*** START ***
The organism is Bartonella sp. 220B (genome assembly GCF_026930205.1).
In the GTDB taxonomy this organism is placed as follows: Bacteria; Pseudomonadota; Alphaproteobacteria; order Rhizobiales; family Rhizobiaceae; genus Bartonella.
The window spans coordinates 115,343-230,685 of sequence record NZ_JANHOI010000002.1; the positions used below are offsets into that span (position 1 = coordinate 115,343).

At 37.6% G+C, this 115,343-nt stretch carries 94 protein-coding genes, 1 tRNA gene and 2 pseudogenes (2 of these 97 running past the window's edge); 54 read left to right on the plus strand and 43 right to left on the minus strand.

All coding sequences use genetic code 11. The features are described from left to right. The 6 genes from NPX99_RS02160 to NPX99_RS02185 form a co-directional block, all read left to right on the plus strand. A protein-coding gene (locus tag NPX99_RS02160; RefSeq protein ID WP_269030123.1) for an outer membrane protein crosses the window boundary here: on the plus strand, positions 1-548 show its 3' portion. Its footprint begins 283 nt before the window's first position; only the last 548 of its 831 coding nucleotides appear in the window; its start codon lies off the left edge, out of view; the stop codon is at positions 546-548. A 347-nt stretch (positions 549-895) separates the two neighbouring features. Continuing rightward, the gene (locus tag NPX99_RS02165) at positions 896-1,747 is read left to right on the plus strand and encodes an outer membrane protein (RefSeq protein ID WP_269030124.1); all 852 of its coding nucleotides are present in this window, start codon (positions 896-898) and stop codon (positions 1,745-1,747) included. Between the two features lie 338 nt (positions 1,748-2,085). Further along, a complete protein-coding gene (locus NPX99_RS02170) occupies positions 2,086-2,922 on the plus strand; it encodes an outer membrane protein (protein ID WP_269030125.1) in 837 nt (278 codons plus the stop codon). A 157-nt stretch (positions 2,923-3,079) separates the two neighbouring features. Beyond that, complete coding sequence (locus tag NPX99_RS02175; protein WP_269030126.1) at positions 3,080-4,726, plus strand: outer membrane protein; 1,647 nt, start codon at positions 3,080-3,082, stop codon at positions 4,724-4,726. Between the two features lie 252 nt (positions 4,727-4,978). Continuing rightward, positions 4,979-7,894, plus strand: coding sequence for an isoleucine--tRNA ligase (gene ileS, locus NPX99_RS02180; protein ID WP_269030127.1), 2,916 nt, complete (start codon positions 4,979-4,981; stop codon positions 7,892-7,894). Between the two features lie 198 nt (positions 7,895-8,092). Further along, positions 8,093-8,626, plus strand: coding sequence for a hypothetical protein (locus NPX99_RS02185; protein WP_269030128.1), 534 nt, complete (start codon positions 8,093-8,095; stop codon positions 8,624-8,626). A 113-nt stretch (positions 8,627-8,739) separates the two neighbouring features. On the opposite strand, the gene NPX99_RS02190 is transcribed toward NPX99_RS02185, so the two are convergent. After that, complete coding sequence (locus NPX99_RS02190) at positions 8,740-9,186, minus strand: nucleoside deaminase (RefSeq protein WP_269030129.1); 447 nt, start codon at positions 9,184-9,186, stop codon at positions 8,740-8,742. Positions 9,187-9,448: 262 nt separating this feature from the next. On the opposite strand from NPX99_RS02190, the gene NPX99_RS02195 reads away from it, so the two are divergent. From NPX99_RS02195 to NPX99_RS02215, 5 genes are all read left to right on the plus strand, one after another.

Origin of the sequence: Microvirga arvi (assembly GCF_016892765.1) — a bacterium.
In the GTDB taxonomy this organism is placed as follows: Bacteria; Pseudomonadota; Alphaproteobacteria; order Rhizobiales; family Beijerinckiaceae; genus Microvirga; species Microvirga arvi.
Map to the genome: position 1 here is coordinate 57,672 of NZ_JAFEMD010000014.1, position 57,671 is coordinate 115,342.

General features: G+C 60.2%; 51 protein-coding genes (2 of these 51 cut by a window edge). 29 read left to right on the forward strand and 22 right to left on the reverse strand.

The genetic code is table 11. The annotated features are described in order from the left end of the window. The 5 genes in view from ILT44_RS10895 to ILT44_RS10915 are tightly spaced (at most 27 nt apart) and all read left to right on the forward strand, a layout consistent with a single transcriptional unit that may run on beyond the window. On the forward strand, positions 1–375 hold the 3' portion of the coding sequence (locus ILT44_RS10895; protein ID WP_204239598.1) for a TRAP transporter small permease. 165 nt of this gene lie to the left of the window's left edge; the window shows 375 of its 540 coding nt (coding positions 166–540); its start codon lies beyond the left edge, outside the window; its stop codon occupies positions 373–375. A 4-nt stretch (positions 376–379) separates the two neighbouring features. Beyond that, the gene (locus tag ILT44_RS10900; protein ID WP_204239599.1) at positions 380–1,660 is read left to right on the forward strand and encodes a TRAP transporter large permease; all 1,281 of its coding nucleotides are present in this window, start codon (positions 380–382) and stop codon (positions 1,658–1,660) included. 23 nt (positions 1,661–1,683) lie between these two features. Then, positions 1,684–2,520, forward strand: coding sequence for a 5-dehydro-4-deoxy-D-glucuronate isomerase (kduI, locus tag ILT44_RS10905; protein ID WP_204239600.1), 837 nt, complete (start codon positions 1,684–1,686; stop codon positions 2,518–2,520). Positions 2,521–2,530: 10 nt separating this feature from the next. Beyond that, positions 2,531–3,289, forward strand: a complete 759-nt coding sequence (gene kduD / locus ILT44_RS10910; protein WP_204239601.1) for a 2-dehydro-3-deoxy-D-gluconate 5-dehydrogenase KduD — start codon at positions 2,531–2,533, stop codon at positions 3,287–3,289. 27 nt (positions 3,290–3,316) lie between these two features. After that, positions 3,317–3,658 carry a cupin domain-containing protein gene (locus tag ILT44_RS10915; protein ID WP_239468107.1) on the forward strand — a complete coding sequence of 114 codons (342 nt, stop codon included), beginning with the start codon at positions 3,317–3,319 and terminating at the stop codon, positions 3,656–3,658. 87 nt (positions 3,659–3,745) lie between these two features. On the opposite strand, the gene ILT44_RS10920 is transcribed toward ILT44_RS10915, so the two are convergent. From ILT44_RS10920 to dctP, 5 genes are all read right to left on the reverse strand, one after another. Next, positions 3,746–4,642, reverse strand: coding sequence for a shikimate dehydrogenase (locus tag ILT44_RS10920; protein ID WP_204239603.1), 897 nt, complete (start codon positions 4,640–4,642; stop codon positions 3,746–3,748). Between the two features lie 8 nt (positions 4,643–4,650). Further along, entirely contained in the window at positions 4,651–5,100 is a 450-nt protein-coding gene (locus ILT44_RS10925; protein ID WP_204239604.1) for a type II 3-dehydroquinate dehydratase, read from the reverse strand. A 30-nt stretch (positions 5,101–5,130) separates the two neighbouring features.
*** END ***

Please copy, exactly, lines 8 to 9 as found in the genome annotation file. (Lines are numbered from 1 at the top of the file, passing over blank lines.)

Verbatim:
Map to the genome: position 1 here is coordinate 57,672 of NZ_JAFEMD010000014.1, position 57,671 is coordinate 115,342.

General features: G+C 60.2%; 51 protein-coding genes (2 of these 51 cut by a window edge). 29 read left to right on the forward strand and 22 right to left on the reverse strand.